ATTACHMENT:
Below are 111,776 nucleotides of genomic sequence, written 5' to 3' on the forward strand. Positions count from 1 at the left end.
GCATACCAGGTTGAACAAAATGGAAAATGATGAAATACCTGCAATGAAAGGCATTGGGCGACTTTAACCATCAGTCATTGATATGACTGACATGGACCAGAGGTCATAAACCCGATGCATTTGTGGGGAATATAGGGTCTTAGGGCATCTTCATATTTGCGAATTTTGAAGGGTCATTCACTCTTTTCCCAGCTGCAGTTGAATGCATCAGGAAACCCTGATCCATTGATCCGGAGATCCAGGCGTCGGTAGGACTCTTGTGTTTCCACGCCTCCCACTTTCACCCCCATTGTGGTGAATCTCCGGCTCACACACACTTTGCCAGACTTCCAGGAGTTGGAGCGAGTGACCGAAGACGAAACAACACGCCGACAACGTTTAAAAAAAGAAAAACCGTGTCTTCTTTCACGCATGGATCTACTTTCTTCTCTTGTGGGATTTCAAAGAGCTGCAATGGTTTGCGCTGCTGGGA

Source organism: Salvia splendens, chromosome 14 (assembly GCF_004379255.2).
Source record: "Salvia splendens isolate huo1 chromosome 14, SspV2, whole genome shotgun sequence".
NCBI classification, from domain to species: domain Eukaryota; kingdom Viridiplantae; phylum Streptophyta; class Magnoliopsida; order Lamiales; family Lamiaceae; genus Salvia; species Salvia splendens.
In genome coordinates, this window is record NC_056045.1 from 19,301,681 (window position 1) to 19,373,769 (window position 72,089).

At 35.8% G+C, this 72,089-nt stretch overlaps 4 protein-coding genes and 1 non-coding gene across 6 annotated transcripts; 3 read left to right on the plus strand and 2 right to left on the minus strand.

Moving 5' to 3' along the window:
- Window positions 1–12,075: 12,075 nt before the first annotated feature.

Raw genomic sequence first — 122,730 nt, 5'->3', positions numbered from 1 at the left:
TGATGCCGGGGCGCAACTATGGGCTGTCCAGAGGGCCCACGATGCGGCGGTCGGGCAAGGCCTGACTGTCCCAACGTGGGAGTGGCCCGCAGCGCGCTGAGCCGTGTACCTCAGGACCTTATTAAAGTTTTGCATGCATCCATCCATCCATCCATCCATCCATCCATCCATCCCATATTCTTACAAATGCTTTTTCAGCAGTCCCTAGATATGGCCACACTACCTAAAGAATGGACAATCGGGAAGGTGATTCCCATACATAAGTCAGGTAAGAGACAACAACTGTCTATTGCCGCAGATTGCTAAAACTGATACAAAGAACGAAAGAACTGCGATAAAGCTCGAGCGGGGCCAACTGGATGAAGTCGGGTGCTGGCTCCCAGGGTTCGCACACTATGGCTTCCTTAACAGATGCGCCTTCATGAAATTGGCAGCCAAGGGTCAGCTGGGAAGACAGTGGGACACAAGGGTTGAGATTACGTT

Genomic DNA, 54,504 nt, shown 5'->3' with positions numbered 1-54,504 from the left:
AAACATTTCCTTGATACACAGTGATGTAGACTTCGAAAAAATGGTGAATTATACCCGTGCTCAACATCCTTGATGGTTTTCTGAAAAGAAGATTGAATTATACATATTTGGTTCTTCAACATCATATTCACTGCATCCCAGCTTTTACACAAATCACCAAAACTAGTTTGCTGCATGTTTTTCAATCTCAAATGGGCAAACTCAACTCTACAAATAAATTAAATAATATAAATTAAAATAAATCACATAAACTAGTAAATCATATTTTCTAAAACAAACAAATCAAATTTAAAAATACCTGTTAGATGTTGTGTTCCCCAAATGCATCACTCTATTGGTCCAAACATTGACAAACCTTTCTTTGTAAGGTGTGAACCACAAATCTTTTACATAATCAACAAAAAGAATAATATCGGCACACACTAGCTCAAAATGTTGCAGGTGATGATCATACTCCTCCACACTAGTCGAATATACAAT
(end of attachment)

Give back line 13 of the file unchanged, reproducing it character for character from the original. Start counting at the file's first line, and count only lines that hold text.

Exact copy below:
AAACATTTCCTTGATACACAGTGATGTAGACTTCGAAAAAATGGTGAATTATACCCGTGCTCAACATCCTTGATGGTTTTCTGAAAAGAAGATTGAATTATACATATTTGGTTCTTCAACATCATATTCACTGCATCCCAGCTTTTACACAAATCACCAAAACTAGTTTGCTGCATGTTTTTCAATCTCAAATGGGCAAACTCAACTCTACAAATAAATTAAATAATATAAATTAAAATAAATCACATAAACTAGTAAATCATATTTTCTAAAACAAACAAATCAAATTTAAAAATACCTGTTAGATGTTGTGTTCCCCAAATGCATCACTCTATTGGTCCAAACATTGACAAACCTTTCTTTGTAAGGTGTGAACCACAAATCTTTTACATAATCAACAAAAAGAATAATATCGGCACACACTAGCTCAAAATGTTGCAGGTGATGATCATACTCCTCCACACTAGTCGAATATACAAT